Front of house engineers are the people that control the sound desk. Be very nice to them – but be firm as well! Learn how to deal with someone that can completely ruin your sound or make your band sound amazing. Engineers have to deal with amateur bands every day, get on their good sideÃ‚Â by beingÃ‚Â professional and reliable. If something sounds wrong,Ã‚Â let them know politely.
The term “breakables” usually refers to the parts of the drum kit that are expensive or replaceable. This includes things like your precious, vintage snare drums, cymbals and certain hardware pieces such as the kick drum pedal (sometimes even the stool!). You won’t be expected to share this with other bands, normally, in a gig situation.
The “backline” equipment that is available at the venue will vary massively depending on where you choose to play. Normally, the term is used to describe all the extra equipment that is required to put on the show, excluding the actual instruments (guitars, drums…etc). The backline will normally consist of an in-house PA system, microphones, stands, lighting rig, they might also provide guitar and bass amplifiers and perhaps a house kit. It is always good practice to call ahead and check before turning up.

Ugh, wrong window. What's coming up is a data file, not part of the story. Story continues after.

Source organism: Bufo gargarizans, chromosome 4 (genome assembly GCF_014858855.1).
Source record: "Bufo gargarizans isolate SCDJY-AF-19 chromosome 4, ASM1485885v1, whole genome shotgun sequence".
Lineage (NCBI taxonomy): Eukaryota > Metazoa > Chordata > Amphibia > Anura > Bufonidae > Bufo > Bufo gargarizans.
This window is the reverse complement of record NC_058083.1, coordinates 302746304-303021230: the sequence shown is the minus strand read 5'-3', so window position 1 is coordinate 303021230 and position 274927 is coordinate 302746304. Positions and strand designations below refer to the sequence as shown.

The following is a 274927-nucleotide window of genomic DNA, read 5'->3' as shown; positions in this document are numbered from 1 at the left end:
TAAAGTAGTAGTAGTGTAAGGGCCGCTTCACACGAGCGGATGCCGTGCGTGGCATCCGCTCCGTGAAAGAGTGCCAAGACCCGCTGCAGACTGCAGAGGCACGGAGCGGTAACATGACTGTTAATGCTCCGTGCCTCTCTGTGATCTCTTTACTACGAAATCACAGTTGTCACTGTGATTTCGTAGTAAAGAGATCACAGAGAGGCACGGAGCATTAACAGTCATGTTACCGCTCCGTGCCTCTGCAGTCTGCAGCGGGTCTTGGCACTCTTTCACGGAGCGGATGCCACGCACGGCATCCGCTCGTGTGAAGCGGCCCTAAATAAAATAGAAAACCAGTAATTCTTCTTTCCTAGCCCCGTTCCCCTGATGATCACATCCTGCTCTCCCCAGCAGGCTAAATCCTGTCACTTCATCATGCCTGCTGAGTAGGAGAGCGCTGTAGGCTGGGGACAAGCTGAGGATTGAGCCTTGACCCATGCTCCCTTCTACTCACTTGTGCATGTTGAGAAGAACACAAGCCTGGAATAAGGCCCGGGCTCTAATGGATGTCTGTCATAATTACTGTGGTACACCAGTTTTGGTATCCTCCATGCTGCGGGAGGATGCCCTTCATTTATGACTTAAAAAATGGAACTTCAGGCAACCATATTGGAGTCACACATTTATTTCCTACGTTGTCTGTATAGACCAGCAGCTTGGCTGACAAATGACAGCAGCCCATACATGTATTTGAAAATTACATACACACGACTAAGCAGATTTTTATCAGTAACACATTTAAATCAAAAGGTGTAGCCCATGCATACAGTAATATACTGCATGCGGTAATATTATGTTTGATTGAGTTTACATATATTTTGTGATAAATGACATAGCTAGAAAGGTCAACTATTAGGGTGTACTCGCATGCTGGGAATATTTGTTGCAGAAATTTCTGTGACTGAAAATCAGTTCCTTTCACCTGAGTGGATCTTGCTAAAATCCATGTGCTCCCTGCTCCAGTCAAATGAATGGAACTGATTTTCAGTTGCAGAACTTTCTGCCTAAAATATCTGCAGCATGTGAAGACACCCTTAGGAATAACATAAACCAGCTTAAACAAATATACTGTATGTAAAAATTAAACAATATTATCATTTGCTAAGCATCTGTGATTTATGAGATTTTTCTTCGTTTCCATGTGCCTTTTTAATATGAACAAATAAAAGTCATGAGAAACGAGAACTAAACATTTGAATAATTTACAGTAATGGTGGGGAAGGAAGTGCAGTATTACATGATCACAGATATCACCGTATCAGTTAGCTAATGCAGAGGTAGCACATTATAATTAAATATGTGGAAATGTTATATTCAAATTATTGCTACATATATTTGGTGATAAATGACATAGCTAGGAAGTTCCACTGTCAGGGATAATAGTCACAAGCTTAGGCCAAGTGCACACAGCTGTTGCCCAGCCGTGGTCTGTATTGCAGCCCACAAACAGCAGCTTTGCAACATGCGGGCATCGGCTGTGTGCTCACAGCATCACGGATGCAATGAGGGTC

The “house kit” is the drum kit that the venue owns as part of their backline. Usually, if the venue does have a house kit that is available to use, they will be reluctant to move the kit off stage, if you were planning onÃ‚Â bringing your own. However, they could be more flexible if you are the headline act and agree to share the shells with the rest of the supporting acts. If you do end up using the house kit, you should be aware of the following:
* bring your own cymbal felts – these are often missing
* bring your own hi-hat clutches